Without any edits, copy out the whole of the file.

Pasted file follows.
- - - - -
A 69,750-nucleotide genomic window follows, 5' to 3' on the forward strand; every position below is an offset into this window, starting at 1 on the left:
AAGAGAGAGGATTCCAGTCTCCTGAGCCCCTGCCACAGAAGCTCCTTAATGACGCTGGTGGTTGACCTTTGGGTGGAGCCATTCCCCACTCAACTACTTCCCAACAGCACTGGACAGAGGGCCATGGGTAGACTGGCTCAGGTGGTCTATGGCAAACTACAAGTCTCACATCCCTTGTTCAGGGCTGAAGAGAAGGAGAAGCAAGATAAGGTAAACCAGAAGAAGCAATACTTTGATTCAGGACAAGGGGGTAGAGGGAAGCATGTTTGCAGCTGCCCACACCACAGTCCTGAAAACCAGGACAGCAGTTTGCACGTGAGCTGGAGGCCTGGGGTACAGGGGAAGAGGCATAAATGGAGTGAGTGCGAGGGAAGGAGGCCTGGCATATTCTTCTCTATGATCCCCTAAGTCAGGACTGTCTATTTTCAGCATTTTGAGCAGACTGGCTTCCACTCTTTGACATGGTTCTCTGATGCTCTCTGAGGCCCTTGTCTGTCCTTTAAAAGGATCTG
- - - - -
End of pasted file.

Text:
A 69,750-nucleotide genomic window follows, 5' to 3' on the forward strand; every position below is an offset into this window, starting at 1 on the left:
AAGAGAGAGGATTCCAGTCTCCTGAGCCCCTGCCACAGAAGCTCCTTAATGACGCTGGTGGTTGACCTTTGGGTGGAGCCATTCCCCACTCAACTACTTCCCAACAGCACTGGACAGAGGGCCATGGGTAGACTGGCTCAGGTGGTCTATGGCAAACTACAAGTCTCACATCCCTTGTTCAGGGCTGAAGAGAAGGAGAAGCAAGATAAGGTAAACCAGAAGAAGCAATACTTTGATTCAGGACAAGGGGGTAGAGGGAAGCATGTTTGCAGCTGCCCACACCACAGTCCTGAAAACCAGGACAGCAGTTTGCACGTGAGCTGGAGGCCTGGGGTACAGGGGAAGAGGCATAAATGGAGTGAGTGCGAGGGAAGGAGGCCTGGCATATTCTTCTCTATGATCCCCTAAGTCAGGACTGTCTATTTTCAGCATTTTGAGCAGACTGGCTTCCACTCTTTGACATGGTTCTCTGATGCTCTCTGAGGCCCTTGTCTGTCCTTTAAAAGGATCTG